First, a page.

Winter Vermicomposting Wrap-Up

Not sure what’s going on with the weather this year, but here in the middle of March we’re getting daily highs comparable to the middle of May (not sure if I should be happy or scared! LOL). This past weekend I decided I’d better convert my “winter windrow” bed into a regular outdoor worm bed so as to avoid having it completely overheat on me!

This was a pretty simple process, really – all I did was remove the tarp and cover the bed with a bunch of straw. Apart from helping to release heat, I think the added air flow (and occasional watering when we get rain) will also help to improve the quality of the habitat for the worms.

I wouldn’t be surprised if Mother Nature has a cold weather surprise or two in store for us during the next month or so, but I’m not particularly worried. We’re certainly past any chance for extended winter-like conditions.

Maybe next winter I’ll actually get the chance to test out the effectiveness of this system!
😉

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Comments

    • Rob Carr
    • March 21, 2012

    Utah Winter Garage Test
    This is the first winter that I have had a vermicompost bin in the garage 40 – 50 degrees (never freezing, but never optimal temperatures. In the summer I rotated my bins every week but through the winter months I have watered, emptied the water bin, and feed the worms, and at that only minimally. This Saturday March 24th 2012 I will add another bin for the worms to crawl up into, and check the lower bins.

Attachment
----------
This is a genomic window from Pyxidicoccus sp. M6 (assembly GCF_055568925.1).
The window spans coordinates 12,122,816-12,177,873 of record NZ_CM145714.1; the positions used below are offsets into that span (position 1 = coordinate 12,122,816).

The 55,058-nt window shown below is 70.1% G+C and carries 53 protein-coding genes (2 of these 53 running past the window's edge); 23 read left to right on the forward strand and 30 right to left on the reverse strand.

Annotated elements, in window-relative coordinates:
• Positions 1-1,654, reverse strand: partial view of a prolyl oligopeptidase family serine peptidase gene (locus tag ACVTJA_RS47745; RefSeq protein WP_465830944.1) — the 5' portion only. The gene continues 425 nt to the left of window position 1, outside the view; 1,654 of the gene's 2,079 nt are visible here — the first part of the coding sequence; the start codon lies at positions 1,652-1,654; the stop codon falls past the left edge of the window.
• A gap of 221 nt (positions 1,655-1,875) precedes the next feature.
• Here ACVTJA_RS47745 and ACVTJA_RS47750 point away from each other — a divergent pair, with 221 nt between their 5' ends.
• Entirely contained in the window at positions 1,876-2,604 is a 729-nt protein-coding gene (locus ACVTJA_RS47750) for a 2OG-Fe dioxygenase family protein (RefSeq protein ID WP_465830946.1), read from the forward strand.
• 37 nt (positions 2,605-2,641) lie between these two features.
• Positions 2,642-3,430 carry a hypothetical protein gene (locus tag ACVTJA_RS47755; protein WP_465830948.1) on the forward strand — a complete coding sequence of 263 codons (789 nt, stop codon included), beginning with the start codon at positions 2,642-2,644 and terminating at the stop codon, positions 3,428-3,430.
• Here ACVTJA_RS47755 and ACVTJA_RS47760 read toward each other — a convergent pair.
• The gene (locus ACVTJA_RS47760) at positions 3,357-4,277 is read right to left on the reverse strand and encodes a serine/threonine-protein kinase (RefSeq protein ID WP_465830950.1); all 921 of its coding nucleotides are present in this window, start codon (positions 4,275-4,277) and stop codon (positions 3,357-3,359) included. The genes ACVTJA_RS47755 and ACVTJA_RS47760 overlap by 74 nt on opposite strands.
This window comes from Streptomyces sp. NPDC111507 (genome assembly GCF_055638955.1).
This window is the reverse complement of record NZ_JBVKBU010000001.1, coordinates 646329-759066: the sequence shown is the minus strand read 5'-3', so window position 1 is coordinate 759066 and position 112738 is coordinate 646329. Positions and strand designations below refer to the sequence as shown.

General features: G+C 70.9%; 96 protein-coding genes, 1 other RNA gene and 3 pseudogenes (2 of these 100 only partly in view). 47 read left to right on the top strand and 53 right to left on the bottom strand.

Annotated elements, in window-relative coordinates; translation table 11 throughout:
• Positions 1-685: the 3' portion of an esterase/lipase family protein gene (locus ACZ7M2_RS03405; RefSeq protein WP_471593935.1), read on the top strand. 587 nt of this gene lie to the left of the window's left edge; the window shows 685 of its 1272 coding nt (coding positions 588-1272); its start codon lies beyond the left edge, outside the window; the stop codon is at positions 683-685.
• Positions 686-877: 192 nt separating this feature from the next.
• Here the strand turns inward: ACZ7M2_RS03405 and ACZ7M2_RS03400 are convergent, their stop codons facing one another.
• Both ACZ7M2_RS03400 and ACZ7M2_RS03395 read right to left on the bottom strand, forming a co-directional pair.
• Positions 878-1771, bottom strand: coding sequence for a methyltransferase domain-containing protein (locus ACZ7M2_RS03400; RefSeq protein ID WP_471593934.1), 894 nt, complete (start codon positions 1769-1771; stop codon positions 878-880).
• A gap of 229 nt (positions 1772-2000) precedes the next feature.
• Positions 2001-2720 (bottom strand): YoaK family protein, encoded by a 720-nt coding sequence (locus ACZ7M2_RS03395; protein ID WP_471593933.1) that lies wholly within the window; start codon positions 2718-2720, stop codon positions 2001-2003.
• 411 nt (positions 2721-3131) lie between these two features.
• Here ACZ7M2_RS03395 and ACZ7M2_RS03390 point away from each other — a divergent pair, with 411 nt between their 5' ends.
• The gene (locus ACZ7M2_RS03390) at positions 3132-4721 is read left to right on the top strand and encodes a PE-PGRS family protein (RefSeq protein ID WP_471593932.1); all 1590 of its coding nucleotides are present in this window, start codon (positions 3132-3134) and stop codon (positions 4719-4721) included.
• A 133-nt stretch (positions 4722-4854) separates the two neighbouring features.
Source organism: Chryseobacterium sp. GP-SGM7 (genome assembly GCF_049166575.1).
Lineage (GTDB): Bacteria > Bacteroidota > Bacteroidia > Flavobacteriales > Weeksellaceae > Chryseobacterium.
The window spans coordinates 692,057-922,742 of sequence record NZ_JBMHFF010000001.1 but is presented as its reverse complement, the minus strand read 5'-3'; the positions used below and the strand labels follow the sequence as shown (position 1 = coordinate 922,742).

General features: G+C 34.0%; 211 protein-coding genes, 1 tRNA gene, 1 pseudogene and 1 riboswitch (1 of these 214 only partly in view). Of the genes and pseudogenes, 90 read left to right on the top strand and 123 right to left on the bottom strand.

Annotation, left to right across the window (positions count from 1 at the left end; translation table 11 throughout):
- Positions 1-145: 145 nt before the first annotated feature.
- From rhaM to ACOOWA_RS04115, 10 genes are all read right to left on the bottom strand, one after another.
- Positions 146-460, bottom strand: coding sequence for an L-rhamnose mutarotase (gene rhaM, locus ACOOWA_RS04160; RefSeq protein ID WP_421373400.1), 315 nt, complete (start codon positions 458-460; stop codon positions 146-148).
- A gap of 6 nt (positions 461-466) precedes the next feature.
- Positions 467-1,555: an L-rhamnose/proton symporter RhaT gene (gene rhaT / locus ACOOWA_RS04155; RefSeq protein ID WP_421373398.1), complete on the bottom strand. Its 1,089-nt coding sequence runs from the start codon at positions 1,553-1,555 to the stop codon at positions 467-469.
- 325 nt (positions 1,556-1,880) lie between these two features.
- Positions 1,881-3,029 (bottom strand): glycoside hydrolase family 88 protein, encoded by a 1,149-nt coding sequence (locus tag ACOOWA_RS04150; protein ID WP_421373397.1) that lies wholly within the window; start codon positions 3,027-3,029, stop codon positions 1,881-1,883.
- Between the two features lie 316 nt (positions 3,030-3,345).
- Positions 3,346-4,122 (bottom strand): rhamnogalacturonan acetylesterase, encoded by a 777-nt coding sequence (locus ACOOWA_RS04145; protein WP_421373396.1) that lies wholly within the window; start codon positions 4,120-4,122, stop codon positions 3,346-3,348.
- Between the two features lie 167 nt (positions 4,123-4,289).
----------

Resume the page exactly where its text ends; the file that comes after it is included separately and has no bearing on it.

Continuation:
My goal is to have accumulated a large amount of worms (live) to start a 2X2x6 foot trench in the garden the end of May.

    Any guesses as to if I will have any worm survivors?

    • Elias Gootzeit
    • September 30, 2013

    I volunteer with a Mount Vernon, NY community garden where none of us know when, whether or not we should… We have 20 4’x8’x9″ raised boxes. Is there any reason why I can’t/shouldn’t make all of the boxes worm habitats in which I plant fruits and vegetables also? Can I start now?

    • Bentley
    • October 2, 2013

    ROB – sorry I missed your comment! My hunch is that the worms would do just fine (assuming Red Worms or Euros). If you signed up for new comment notifications perhaps you can let us know how you made out!

    ELIAS – Not sure what the climate is like in Mt Vernon NY, but I don’t imagine it would be too much warmer than up here in Southern Ontario (CAN). I’ve had composting worms survive in a raised bed that only received some coffee grounds and misc yard waste prior to the onset of winter weather. But if I was going to purposely try to keep a thriving population of worms going I’d probably mix in a huge load of horse manure, maybe some corrugated cardboard – then cover with a thick layer of straw/hay (maybe even secure a tarp over top). By spring the bed should be very rich, and loaded with worms.

    • Elias S. Gootzeit
    • October 11, 2013

    If I want to use Red Worms, how many per square do I buy to start an 8? x 4? x 9? box?

    • ELIAS S. GOOTZEIT
    • April 15, 2015

    I am President of a 501 c 3 called Neighbors That Care, Inc. We’re paying every thing by check. Can we give you an order by sending it to you? Would you need to receive such payment before fulfilling the order? If so, where should I send it; how will I confirm the order with you? Can we speak on the phone? My number is 914-469-1672.

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